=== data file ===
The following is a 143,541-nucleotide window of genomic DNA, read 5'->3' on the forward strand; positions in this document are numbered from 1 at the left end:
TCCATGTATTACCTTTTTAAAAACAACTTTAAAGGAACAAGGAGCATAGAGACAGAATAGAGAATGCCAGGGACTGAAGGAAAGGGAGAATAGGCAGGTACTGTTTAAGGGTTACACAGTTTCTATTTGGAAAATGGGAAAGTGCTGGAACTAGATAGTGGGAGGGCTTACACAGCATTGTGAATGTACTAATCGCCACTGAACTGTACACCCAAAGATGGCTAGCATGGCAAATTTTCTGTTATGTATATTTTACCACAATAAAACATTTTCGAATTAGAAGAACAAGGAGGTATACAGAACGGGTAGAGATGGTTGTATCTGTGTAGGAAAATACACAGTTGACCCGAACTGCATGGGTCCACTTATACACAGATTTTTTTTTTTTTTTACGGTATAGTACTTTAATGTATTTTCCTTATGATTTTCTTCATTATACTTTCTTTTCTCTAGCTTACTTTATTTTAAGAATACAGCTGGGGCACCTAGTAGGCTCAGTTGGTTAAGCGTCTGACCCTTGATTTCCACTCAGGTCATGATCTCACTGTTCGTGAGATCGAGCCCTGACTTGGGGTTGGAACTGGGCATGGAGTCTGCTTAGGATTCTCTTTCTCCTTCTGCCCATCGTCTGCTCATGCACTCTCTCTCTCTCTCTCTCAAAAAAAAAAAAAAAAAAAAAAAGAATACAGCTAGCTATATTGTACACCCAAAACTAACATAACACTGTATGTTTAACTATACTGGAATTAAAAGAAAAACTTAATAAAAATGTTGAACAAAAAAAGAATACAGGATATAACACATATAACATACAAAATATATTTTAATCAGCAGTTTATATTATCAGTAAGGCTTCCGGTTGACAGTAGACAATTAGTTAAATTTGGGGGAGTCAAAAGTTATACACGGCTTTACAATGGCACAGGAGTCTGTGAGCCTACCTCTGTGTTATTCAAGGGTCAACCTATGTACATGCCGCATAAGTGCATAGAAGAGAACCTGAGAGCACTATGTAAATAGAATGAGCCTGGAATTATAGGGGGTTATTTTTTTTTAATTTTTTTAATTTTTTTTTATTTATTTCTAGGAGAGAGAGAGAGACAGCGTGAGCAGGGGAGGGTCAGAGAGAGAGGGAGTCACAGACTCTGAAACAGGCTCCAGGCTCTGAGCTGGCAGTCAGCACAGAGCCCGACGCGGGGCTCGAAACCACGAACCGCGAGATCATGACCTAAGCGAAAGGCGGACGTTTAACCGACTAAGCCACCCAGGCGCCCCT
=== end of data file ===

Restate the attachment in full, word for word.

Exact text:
The following is a 143,541-nucleotide window of genomic DNA, read 5'->3' on the forward strand; positions in this document are numbered from 1 at the left end:
TCCATGTATTACCTTTTTAAAAACAACTTTAAAGGAACAAGGAGCATAGAGACAGAATAGAGAATGCCAGGGACTGAAGGAAAGGGAGAATAGGCAGGTACTGTTTAAGGGTTACACAGTTTCTATTTGGAAAATGGGAAAGTGCTGGAACTAGATAGTGGGAGGGCTTACACAGCATTGTGAATGTACTAATCGCCACTGAACTGTACACCCAAAGATGGCTAGCATGGCAAATTTTCTGTTATGTATATTTTACCACAATAAAACATTTTCGAATTAGAAGAACAAGGAGGTATACAGAACGGGTAGAGATGGTTGTATCTGTGTAGGAAAATACACAGTTGACCCGAACTGCATGGGTCCACTTATACACAGATTTTTTTTTTTTTTTACGGTATAGTACTTTAATGTATTTTCCTTATGATTTTCTTCATTATACTTTCTTTTCTCTAGCTTACTTTATTTTAAGAATACAGCTGGGGCACCTAGTAGGCTCAGTTGGTTAAGCGTCTGACCCTTGATTTCCACTCAGGTCATGATCTCACTGTTCGTGAGATCGAGCCCTGACTTGGGGTTGGAACTGGGCATGGAGTCTGCTTAGGATTCTCTTTCTCCTTCTGCCCATCGTCTGCTCATGCACTCTCTCTCTCTCTCTCTCAAAAAAAAAAAAAAAAAAAAAAAGAATACAGCTAGCTATATTGTACACCCAAAACTAACATAACACTGTATGTTTAACTATACTGGAATTAAAAGAAAAACTTAATAAAAATGTTGAACAAAAAAAGAATACAGGATATAACACATATAACATACAAAATATATTTTAATCAGCAGTTTATATTATCAGTAAGGCTTCCGGTTGACAGTAGACAATTAGTTAAATTTGGGGGAGTCAAAAGTTATACACGGCTTTACAATGGCACAGGAGTCTGTGAGCCTACCTCTGTGTTATTCAAGGGTCAACCTATGTACATGCCGCATAAGTGCATAGAAGAGAACCTGAGAGCACTATGTAAATAGAATGAGCCTGGAATTATAGGGGGTTATTTTTTTTTAATTTTTTTAATTTTTTTTTATTTATTTCTAGGAGAGAGAGAGAGACAGCGTGAGCAGGGGAGGGTCAGAGAGAGAGGGAGTCACAGACTCTGAAACAGGCTCCAGGCTCTGAGCTGGCAGTCAGCACAGAGCCCGACGCGGGGCTCGAAACCACGAACCGCGAGATCATGACCTAAGCGAAAGGCGGACGTTTAACCGACTAAGCCACCCAGGCGCCCCT